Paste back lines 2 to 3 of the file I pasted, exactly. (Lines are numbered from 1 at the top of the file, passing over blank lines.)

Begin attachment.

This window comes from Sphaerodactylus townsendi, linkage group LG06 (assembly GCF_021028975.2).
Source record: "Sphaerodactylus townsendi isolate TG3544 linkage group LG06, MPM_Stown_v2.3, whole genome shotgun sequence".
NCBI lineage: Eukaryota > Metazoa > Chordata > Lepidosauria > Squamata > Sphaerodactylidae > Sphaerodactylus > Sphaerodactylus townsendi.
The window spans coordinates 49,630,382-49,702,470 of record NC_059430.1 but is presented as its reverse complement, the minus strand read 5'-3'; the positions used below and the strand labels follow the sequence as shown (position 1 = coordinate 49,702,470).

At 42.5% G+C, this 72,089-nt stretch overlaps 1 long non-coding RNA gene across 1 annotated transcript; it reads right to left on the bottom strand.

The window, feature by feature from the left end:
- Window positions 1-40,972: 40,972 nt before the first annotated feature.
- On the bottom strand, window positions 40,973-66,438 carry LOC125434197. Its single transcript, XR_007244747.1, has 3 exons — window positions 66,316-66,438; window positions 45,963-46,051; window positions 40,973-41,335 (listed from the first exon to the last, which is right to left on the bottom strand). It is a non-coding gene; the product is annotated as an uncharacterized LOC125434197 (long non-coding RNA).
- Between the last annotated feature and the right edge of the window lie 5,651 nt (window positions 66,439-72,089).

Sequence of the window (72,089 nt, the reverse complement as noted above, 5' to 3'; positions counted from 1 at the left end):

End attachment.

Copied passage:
Source record: "Sphaerodactylus townsendi isolate TG3544 linkage group LG06, MPM_Stown_v2.3, whole genome shotgun sequence".
NCBI lineage: Eukaryota > Metazoa > Chordata > Lepidosauria > Squamata > Sphaerodactylidae > Sphaerodactylus > Sphaerodactylus townsendi.